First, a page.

I sometimes wonder how I managed my life as a woman before being a woman became a lifestyle. I suppose we’ve always been well advised on what clothes to wear and which detergent to use, or how to comb our hair and which bodily hair to get rid of, how often and how, but clearly there have been some seriously dark, unearthed secrets of being a woman that only recently made it onto my radar.
I was reading The Fran Lebowitz Reader when I came across a blog-post by Garance Doré, in which she discusses her healers, shamans and psychics, and more importantly the advise they have given her. I like Garance Doré for her candidness and honesty, so I read her blog regularly.
(For those who don’t know her yet, she’s a Corsican fashion powerhouse, illustrator and photographer who currently resides in Los Angeles and runs her lifestyle brand Atelier Doré. Her blog-posts are very honest snapshots of her life, ranging from her difficulties with getting pregnant to mental/self esteem problems. She is also the author of the book Love, Style, Life, a compulsory prop in every aspiring style blogger’s Instagram-stillleben of Things assembled on a white marble surface (things being chia breakfast bowl, pink peony, the said book, expensive bracelet (preferably Céline’s Knot or something by Hermès) and a bottle of perfume).
This time Doré’s psychic had advised Doré to look at herself in a large mirror while masturbating and she was kind enough to pass on this wisdom. Now, we are already used to glamorous people offering us advise for various ailments. Gwyneth Paltrow is known for being particularly industrious with holistic beauty tips, such as steaming our genitals in the name of *please insert something that makes sense to you here* , so nothing new to see here, as it were. We clearly must accept that the advise will be getting increasingly esoteric before becoming outright outlandish – nobody said connecting with ourselves and becoming more self-aware was going to be easy, right?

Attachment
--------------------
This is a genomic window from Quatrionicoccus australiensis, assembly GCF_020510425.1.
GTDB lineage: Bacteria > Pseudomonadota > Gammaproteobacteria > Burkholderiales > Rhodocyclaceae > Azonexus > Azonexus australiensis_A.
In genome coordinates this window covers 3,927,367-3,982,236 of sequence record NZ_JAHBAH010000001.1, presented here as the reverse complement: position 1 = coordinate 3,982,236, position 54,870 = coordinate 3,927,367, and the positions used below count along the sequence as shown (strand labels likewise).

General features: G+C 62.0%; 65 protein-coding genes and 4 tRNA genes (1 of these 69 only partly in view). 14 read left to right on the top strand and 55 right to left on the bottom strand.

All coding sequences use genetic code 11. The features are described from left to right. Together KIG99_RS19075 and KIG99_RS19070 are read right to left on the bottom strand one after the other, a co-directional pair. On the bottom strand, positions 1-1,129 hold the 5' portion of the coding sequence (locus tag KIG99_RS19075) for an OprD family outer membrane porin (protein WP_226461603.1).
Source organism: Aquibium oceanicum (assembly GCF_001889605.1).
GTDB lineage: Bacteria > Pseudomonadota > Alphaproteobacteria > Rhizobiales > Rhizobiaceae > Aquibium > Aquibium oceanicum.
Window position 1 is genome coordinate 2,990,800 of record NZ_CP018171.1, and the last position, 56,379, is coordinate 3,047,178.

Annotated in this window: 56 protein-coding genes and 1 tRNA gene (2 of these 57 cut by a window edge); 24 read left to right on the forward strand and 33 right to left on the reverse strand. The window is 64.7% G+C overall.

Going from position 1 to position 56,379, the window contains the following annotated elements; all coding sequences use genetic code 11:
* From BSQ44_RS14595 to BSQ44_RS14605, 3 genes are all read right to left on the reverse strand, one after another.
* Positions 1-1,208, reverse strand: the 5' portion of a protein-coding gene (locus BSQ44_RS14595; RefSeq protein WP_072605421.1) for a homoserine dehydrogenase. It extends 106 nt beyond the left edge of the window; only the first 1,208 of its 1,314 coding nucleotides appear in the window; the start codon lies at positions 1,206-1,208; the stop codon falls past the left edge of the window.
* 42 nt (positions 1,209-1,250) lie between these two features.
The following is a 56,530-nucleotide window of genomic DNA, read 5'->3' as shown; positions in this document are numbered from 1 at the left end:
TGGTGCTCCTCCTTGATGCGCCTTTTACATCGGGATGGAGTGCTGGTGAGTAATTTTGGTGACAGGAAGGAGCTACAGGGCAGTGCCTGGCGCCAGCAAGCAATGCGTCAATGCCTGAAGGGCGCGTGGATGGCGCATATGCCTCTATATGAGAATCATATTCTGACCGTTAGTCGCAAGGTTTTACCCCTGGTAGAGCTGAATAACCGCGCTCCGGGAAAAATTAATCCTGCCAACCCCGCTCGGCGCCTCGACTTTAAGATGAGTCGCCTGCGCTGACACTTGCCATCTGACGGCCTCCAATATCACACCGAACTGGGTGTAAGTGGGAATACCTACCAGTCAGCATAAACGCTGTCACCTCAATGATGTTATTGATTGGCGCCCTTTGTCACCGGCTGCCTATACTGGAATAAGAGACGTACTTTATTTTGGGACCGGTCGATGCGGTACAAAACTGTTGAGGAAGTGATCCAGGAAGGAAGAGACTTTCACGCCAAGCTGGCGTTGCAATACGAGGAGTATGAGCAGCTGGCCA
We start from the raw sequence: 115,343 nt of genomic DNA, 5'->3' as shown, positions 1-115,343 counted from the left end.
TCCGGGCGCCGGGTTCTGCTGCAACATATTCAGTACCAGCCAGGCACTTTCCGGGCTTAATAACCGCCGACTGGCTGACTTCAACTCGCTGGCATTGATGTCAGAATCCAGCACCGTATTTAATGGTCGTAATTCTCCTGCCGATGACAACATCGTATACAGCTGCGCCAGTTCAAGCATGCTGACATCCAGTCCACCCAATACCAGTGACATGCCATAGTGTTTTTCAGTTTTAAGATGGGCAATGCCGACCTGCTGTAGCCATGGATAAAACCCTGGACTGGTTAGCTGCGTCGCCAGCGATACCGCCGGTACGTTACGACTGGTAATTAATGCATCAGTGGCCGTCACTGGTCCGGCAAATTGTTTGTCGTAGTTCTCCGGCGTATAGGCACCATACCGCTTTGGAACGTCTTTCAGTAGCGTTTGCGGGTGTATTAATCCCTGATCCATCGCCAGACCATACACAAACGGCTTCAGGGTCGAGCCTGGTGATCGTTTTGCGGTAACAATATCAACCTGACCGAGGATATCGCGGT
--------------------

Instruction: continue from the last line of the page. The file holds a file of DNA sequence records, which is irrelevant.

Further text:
Therefore imagine my delight when I read the following paragraph by Lebowitz: “As one whose taste in mental states has always run largely towards the coma, I have very little patience with the current craze for self-awareness. I am already far too well acquainted with how I feel and frankly, given the choice, I would not. Anyone who is troubled by the inability to feel his or her own feelings is more than welcome to feel mine.“
As I read on, I remembered the recent January Vogue issue that advertised sets of healing stones (in addition to the rose quartz and jade facial rollers that all of us obviously already have). Lebowitz also had a word about stones: “Although one would think that stones would have quite enough to do, what with graves and walls and such, it seems that they have now taken on the job of informing people that they are nervous.”
Two immediate conclusions: I’ll never look at my collection of crystals the same way again. I’ll read more Lebowitz.
I was praising British magazine Harper’s Bazaar the other month for running a feminist issue. Their latest May magazine is dedicated to weddings. This is all very fine and timely because everybody must get married in summer. There was the ubiquitous ahead of the W-day beauty-schedule for the brides to be, and there are few things in the world I like more than an organised, last-minute “step by step of what to do to look decent by X-date” which can be applied to any important event, so I eagerly lunged at the tick-tock.
It started with two years to go. Two years! Who has even met their spouse-to-be two years ahead of the wedding? The paragraph starts by telling women to “plan any dental treatment from the minute you get engaged” (sic). Really? We do this in the 21st century? I decided to make a fresh cup of tea and move on to the latest issue of Porter-magazine instead. It didn’t have anything on weddings, but instead promised to teach me how to get supermodel legs, which would come in even handier given that I am not getting married (spoiler alert: you’ll need a buffet of invasive operations that needed 3 whole pages to be listed, including freezing the fat on one’s thighs).
Apparently the thing separating my pasty, vertically challenged legs from Gisele Bündchen’s golden pins was a tush masque. I read that a more defined bottom also would make my legs look longer (don’t ask me how this is possible, I nearly flunked physics in high school). I would only have to apply plumping and lifting tush masque to each buttock for an hour a day for six days.
I slowly stepped away from the magazines and returned to the Lebowitz Reader.
(The picture is a detail at LabelChic -store in Brussels, the most fabulous space for natural beauty in town. They do not sell tush masques.)